Splitting up the financial debt during divorce can be a daunting task.  There are the mortgages, car loans, credit cards, overdraft accounts with the bank, student loans, and the list goes on.  The inherent danger is how the debt was acquired in the first place.  If both parties assumed the debt with both obligated to re-pay, then splitting the debt up leaves each other vulnerable to the ability of the other to pay.  Credit cards can be misleading as well.  You can simply add another signer to your card and that could make them also legally responsible under the terms of the credit card agreement to re-pay.  Just because you file your divorce agreement in court and either spouse has agreed to assume responsibility for re-payment of debt, this is not necessarily honored by the creditor.  They will still collect from all original debtors under the original terms.  Take a mortgage for example.  Just because one spouse gives control of a property (in ownership) to another spouse, does not mean that this spouse is no longer responsible for the mortgage.  If the spouse who acquired ownership in the divorce is late on payments, decides to short sale, or worse gets into a foreclosure scenario, the other spouse will be negatively impacted on his or her credit report.  You also have to consider what would happen if either party files bankruptcy.  Who do they have to collect from now?  You may not own the house anymore, or the car, but you could still be negatively impacted by the default on the loan.  Work with your attorney and divorce financial planner to carefully look at how each debt was aquired, and contingency plans if either spouse defaults on payments.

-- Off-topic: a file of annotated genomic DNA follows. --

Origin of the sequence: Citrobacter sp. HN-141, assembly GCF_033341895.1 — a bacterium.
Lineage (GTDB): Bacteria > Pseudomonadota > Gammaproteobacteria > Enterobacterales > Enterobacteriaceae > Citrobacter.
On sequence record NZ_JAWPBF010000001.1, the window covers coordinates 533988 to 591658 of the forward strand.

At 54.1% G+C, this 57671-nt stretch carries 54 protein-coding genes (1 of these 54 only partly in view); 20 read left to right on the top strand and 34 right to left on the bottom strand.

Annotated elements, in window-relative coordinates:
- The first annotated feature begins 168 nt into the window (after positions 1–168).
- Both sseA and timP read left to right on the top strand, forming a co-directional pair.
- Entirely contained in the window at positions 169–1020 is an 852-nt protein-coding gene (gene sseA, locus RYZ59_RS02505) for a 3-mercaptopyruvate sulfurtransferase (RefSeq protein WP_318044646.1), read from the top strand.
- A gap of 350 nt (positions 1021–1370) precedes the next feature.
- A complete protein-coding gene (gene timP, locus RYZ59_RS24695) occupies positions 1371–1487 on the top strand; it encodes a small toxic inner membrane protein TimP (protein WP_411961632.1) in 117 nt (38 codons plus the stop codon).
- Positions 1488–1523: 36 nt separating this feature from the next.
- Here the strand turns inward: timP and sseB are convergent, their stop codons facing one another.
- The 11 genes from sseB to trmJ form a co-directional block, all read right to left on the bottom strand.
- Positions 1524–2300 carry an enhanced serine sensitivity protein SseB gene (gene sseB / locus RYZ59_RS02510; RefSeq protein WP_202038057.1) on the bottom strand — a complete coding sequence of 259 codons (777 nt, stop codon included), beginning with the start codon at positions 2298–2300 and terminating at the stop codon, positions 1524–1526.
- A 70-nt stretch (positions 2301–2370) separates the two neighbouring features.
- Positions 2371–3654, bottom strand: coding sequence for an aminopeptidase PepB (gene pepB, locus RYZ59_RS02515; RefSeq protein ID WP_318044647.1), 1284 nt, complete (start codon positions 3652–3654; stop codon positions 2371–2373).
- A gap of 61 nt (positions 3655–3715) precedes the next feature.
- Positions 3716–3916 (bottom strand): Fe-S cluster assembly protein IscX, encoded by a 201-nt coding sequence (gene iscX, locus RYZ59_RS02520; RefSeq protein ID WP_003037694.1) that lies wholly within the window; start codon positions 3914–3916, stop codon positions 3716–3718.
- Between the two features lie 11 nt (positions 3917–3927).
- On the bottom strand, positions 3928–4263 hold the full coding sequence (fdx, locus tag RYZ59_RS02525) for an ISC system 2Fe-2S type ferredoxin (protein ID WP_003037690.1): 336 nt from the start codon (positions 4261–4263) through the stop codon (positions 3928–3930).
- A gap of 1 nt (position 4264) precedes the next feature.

It might be a good idea to subscribe to a service that provides a report each time one of the credit reporting agencies receives an update.  Another thought is to stipulate in your agreement that you must be notified in the event there is going to be a late payment on a joint debt.  That way you can decide if you want to pay the payment before it negatively impacts your credit report.  Cultivate your soil carefully and remove as many weeds as possible, the growth of your financial future depends upon it.

Divorce and Creditors

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